While God was tossing my plans away, I was very fortunate. I did not have a “bad case” of Covid-19. Not like others that I know. Physically, the toughest thing that I battled with was a nasty sore throat, preventing from swallowing normally and speaking. Other than that, being chronically fatigued was the worst. But none of that compares to sitting at home watching my baby sister get married to the man of her dreams—the man that my dad and I have covered in prayer for years, trusting that God would bring him to Shelby at the perfect time. That was physically painful, and I made sure that God knew how upset I was about it. For me, it was further proof that Covid impacts more than just our health, but that’s a discussion for another time.
In the following two and a half weeks, my wife and I were banished to our small apartment. It was just us and the cats. We slept, we ate soup, we slept, we did a little walking in various parks nearby, and we slept some more. We couldn’t see anyone, go anywhere, or really do anything we wanted to. We missed our families, our friends, our church, our classrooms. Everything was out of our control. Everything. Especially once we started feeling better. That was one of the more difficult things to cope with—feeling normal and still being asked to stay home while the world continued to turn around us.
So, why? That’s the question we have all been asking on a regular basis for the last year and a half. I can’t speak for you in your situations. But I think I can confidently speak for me, in light of the last few weeks.
As the good shepherd, Jesus is always looking out for his sheep. He leads, he protects, he comforts, he anoints, he provides, and he restores. This is what I preached about right before going into quarantine. Jesus does all of this for us. But there is a particular word in Psalm 23:1– 2 that really stands out to me as I reflect on it:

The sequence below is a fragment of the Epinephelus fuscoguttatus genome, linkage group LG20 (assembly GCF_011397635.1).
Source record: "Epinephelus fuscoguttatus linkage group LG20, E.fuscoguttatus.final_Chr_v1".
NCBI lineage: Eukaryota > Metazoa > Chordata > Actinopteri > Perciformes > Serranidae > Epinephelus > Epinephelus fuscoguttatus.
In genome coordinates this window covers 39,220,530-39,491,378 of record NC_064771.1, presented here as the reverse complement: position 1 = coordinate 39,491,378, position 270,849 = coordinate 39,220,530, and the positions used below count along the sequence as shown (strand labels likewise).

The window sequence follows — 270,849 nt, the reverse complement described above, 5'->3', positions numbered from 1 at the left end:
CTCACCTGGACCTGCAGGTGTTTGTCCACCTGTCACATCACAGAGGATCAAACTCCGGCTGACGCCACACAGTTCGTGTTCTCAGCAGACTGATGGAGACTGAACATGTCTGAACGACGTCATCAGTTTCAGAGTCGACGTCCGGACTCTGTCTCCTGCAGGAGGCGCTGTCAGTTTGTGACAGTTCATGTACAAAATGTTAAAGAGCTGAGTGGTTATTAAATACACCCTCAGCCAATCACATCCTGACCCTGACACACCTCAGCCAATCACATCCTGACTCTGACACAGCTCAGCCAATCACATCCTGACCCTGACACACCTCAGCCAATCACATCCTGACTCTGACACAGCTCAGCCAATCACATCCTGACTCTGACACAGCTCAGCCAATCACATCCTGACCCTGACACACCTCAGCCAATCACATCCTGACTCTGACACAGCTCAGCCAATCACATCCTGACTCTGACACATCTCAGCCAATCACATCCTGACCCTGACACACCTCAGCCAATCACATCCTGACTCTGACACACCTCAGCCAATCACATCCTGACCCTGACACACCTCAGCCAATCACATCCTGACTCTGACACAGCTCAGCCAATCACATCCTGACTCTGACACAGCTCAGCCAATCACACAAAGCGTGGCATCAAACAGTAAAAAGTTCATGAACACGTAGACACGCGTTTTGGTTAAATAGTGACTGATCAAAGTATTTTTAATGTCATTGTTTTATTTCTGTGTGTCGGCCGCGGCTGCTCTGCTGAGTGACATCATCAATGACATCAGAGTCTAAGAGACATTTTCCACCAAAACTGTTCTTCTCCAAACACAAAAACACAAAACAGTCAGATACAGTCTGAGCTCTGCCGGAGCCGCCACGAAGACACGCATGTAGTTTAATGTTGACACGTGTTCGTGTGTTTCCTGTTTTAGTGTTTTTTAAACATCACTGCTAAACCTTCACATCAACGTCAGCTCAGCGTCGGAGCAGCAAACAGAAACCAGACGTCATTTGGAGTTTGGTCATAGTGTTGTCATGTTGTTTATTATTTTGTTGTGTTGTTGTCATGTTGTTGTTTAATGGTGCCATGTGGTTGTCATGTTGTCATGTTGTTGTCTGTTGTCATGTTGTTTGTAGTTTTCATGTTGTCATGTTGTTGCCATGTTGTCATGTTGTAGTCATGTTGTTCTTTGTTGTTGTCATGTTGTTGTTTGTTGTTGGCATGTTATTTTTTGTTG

“The Lord is my shepherd; I shall not want. He MAKES me lie down in green pastures.”
He makes me lie down. Like a little kid who won’t sit still, so mom or dad says, “nap time!” I am that little kid. I always have to be doing something. It is very hard for me to take a day and do nothing. I have places to go, people to see, ministry to do, errands to run. The list goes on and on. So much to the point that, when my wife and I go on vacation, it usually takes me two or three days (sometimes more) to fully relax. By then, though, it’s time to go home and get back to the grind.
As much as I wanted to do all the things on my mile-long list, God wanted me to rest. He willed for me to rest. And since I have such a hard time with that—yes, he made me rest. He picked me up under the armpits and put me in my room. He ensured that I could not go anywhere for two and a half weeks. Rest.
While most of the Family of God staff was away recovering, one of my biggest concerns was if the ministry would be able to continue in our absence. But God was not worried. “Rest,” he whispered to us. God used our volunteers and our supporting congregations to step up in a mighty way to ensure the Word was proclaimed and the Sacrament was administered. My wife and I got to spend time together talking about a variety of subjects from theology, to Tiger baseball, to our future together. This was a gift we didn’t know we needed. I got to read books! I was able to study my Bible without worrying about going somewhere. I was even able to watch The Godfather for the first time.
It’s funny. When things are taken out of your control, you stop worrying. You let God do what God wants to do. It may not always be what you want, but it’s always best. Always. You let the One who has promised to never leave you, nor forsake you, and to always be faithful to you—you let Him run the show. After all, it was God who spoke the world into existence without our consent. It was God in Christ who spoke to Lazarus and raised him from the dead without our consent. It’s the same God who speaks words of forgiveness daily to each and every one of us without our consent. God always was, always is, and always will be in control.
As for you?
Well, you rest in Him. You listen to the voice of your Shepherd. It’s that voice that calls you His own child. He’s got this.
Photo (c) Maddie Meng/Unsplash